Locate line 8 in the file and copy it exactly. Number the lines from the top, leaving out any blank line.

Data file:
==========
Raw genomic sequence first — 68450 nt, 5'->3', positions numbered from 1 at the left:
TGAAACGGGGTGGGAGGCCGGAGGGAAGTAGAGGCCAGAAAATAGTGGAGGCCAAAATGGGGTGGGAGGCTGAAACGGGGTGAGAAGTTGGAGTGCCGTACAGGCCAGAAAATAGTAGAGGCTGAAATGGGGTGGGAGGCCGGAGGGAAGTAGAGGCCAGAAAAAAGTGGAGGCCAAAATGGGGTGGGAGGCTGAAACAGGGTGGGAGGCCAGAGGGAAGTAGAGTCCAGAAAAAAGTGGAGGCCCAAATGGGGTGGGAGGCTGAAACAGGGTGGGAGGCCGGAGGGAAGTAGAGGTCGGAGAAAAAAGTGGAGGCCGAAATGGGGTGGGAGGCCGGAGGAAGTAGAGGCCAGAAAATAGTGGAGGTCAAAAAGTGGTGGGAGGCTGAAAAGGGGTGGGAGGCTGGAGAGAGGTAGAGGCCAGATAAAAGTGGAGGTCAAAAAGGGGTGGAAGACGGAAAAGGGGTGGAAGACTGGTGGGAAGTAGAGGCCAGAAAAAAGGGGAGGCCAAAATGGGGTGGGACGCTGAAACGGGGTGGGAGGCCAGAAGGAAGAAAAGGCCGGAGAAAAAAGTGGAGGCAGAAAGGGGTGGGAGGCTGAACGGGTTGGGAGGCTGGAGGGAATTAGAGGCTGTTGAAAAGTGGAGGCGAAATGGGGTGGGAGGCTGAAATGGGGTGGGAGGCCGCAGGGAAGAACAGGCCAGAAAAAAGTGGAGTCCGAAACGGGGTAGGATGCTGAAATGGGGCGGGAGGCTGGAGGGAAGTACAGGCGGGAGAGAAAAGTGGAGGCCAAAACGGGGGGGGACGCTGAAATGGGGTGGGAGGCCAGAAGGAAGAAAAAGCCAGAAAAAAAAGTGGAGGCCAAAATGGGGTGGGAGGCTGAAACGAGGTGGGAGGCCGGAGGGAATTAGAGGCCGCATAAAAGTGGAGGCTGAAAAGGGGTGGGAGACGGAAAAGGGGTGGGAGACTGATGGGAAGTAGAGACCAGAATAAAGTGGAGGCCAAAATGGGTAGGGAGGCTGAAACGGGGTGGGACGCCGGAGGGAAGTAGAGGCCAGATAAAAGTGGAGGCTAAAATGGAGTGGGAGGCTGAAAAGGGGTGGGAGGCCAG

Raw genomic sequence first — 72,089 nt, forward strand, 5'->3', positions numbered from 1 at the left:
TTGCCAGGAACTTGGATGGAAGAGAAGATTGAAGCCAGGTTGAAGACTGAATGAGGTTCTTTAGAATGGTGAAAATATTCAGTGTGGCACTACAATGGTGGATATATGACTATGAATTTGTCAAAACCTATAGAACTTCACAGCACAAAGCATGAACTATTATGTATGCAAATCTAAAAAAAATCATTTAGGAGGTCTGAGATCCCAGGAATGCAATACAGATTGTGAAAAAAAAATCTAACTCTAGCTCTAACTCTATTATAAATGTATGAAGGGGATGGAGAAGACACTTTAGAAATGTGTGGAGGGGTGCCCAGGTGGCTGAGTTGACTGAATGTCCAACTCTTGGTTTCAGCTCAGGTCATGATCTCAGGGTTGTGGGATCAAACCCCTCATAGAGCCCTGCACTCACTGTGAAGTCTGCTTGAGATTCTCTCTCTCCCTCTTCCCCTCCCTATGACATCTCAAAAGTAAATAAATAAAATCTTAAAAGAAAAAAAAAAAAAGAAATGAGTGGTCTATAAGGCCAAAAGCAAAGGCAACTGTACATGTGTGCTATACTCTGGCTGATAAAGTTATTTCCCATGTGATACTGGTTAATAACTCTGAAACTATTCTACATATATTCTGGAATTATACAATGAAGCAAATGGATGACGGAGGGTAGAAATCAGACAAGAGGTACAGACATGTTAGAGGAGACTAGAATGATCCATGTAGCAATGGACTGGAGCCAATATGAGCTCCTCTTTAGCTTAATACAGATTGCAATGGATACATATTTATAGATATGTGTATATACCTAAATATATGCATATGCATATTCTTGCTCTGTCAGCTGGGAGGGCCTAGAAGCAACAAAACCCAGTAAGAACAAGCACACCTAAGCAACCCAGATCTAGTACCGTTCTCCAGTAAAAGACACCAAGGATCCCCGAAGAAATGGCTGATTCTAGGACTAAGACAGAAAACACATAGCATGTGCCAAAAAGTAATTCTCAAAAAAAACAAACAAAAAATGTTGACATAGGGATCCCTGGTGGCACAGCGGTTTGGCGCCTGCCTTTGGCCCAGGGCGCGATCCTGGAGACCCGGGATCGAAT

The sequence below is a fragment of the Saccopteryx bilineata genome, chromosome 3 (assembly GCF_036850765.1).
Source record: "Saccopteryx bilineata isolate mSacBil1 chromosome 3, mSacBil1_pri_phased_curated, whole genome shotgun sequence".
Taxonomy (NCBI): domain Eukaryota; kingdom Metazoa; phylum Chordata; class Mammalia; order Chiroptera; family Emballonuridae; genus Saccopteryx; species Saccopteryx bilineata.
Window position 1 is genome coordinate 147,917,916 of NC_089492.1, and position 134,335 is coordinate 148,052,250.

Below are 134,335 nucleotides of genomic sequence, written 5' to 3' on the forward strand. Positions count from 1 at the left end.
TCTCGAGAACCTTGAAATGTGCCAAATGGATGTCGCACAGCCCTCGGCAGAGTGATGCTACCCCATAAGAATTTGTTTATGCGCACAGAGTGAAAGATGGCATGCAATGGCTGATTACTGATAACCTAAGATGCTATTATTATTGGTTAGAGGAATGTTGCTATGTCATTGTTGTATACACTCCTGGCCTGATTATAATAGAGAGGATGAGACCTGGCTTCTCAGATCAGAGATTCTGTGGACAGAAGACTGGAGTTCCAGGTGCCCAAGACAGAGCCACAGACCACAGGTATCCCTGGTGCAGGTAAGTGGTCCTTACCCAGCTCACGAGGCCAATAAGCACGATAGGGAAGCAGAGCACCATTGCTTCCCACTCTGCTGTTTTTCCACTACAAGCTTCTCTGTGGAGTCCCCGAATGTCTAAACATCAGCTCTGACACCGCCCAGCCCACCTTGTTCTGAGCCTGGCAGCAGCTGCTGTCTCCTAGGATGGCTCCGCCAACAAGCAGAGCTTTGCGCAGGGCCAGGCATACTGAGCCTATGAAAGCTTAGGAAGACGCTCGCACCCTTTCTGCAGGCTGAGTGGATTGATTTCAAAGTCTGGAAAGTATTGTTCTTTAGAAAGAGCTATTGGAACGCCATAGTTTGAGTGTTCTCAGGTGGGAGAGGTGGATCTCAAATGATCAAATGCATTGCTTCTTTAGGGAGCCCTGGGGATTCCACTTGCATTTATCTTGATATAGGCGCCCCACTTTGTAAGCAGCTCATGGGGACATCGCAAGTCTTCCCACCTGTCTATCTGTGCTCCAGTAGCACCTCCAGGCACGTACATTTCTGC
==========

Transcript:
Window position 1 is genome coordinate 147,917,916 of NC_089492.1, and position 134,335 is coordinate 148,052,250.